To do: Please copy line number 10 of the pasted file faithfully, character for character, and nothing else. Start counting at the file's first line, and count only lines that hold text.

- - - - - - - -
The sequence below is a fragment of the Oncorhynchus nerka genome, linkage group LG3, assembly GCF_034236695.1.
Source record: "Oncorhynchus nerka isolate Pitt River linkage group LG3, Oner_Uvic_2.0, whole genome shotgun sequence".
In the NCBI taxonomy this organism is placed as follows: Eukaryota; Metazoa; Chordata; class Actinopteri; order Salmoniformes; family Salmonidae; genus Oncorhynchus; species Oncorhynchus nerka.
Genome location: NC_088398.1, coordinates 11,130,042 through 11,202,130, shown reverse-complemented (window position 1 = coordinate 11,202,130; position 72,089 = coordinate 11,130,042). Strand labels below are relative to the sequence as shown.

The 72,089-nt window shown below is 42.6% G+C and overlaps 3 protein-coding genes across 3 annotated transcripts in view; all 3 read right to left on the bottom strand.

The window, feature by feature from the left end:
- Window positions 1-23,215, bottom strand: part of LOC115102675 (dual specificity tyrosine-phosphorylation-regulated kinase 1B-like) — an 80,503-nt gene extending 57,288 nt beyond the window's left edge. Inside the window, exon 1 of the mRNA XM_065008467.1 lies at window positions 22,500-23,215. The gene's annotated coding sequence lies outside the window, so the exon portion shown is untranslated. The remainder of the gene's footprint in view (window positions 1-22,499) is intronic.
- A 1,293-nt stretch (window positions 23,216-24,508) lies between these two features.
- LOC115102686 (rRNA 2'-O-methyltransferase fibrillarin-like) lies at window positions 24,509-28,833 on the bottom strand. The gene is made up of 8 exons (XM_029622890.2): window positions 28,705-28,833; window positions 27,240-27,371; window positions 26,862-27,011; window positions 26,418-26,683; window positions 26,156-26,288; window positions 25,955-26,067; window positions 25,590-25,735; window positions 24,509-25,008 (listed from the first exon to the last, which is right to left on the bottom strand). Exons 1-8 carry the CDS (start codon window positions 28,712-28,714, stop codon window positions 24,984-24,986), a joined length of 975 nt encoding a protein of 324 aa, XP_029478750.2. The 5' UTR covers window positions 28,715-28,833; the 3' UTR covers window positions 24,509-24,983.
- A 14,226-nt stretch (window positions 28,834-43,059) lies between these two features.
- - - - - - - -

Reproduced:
- A 14,226-nt stretch (window positions 28,834-43,059) lies between these two features.